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How to Prevent Bugs in Your Garden: 5 Easy Tips

Cedarcide blog post image, How to Prevent Bugs in Your Garden: 5 Easy Tips

Tired of seeing hungry bugs ruin your garden year after year? Well, don’t worry, because that’s not going to happen again. Not to you. Not this year. A few simple tips is all that stands between you and a garden free of costly pest damage—and we’re going to show you how to get it done. Read on for 5 easy tips for preventing destructive bugs in your garden.

 

While it’s tempting to cram as many plants as possible into your garden, doing so can have serious pest ramifications. Without proper circulation and space, your garden becomes even more inviting to hungry insects, as you’re now providing them with shelter, too. This also encourages garden pests to breed and live within your garden rather than simply visiting your plants from time to time to feed.

 

It can be a headache, especially on the weekends, but watering in the morning is a sure-fire way to decrease garden bug problems. The reasoning is simple, bugs tend to feed in the evening and drier plants are less appetizing to pests than damp ones. Plus, since your plants will have access to plenty of moisture before the day heats up, they’ll be healthier and therefore less prone to disease and pest infestation in general.

 

Birds, toads, and frogs are ravenous insect-eaters. You can limit your own garden bug populations by inviting these friendly allies into your yard.

Placing a small bowl of water and a toad house near your garden should attract a hungry amphibian or two (just be aware that the water might also invite mosquitoes, so keep close watch). Birds usually don’t need much of an incentive if there are already bugs around. However, if there are no natural shelters like small trees, you might need to add a birdhouse, too.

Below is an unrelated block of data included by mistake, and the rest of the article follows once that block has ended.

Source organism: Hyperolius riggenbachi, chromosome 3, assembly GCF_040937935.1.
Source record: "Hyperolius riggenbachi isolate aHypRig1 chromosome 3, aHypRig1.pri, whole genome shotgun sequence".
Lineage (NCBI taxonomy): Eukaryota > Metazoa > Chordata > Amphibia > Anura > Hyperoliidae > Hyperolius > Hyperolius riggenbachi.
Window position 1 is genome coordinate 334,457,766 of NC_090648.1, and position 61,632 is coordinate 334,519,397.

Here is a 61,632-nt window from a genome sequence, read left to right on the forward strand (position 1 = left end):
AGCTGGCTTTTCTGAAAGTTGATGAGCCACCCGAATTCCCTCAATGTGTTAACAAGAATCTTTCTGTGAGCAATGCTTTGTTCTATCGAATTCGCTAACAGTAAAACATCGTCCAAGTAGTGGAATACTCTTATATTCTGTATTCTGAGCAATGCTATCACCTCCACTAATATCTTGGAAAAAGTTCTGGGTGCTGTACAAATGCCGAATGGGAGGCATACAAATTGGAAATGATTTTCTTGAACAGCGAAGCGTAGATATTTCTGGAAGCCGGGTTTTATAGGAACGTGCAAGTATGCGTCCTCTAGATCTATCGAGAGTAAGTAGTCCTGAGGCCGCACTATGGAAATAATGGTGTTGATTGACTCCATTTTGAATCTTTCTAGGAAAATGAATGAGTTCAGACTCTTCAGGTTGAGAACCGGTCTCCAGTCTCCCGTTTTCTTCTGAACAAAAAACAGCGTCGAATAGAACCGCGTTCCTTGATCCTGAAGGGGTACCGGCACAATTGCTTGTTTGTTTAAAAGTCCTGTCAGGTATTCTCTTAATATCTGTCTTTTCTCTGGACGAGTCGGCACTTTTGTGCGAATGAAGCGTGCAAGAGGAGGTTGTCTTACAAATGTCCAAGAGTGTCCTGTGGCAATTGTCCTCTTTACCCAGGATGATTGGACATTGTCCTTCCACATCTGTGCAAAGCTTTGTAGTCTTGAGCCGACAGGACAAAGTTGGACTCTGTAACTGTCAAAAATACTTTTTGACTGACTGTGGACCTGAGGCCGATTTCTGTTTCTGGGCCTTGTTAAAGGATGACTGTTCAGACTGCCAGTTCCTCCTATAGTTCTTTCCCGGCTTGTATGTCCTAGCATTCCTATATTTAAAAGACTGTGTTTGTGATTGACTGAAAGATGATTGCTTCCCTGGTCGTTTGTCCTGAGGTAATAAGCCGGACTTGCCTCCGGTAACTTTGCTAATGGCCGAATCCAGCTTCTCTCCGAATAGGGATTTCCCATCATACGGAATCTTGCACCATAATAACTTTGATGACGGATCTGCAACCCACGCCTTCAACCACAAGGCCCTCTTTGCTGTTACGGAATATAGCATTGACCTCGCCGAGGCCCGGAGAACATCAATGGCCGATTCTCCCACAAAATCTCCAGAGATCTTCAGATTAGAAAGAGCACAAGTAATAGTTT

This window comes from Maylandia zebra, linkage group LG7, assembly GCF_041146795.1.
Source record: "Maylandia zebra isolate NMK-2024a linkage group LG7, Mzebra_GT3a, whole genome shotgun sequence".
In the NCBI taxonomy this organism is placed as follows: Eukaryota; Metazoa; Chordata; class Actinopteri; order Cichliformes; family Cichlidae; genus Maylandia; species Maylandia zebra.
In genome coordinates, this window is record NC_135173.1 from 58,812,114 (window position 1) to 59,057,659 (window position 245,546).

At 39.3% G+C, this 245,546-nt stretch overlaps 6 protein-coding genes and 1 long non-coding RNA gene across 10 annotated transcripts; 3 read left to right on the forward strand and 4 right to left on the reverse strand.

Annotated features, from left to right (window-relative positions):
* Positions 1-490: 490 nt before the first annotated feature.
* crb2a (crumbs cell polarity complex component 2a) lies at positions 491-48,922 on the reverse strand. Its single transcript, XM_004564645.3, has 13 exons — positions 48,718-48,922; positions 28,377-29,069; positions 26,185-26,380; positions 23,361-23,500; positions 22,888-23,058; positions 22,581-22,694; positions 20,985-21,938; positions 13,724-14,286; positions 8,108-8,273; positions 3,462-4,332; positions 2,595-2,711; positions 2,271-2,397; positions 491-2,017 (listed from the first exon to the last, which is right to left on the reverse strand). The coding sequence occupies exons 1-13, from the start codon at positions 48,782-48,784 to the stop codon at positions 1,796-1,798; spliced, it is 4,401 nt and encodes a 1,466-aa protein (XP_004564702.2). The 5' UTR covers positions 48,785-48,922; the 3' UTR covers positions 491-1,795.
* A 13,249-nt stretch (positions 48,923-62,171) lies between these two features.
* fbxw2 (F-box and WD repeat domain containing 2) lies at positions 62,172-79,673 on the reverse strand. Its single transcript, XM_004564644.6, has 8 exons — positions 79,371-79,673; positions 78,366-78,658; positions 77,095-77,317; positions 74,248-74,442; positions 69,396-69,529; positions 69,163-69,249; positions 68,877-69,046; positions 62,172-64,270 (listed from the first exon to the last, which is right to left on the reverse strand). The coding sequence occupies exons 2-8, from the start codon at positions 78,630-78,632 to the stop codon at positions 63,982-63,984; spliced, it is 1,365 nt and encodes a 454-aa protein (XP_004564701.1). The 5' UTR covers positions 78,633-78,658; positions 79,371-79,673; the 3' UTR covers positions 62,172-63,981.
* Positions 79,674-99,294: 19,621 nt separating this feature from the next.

Having beneficial insects—like praying mantises, ground beetles, and ladybugs—living in your garden will dramatically decrease the number of destructive garden pests you experience.

To attract these allies, try offering a diversity of plant life of various heights that bloom at different times throughout the year. Having trees, shrubs, and turf is also essential, as they offer beneficial insects space to overwinter, allowing them to return year after year. Many beneficial insects feed on pollen and nectar, so you’ll need something that supplies those resources as well, like plants in the aster and carrot families. Other common plants that attract beneficial insects are thyme, oregano, sunflowers, and daisies.

 

Overripe veggies and fallen fruit are some of the biggest attractants of destructive garden pests. Firstly, they’re an easy source of food. Secondly, overly heavy fruits and veggies can make a plant less healthy, and therefore more prone to bug infestation and disease.

Keeping a close eye and picking any over-sized fruits and veggies you see before they can fall is one of the simplest and most impactful approaches to naturally control common garden pests.

 

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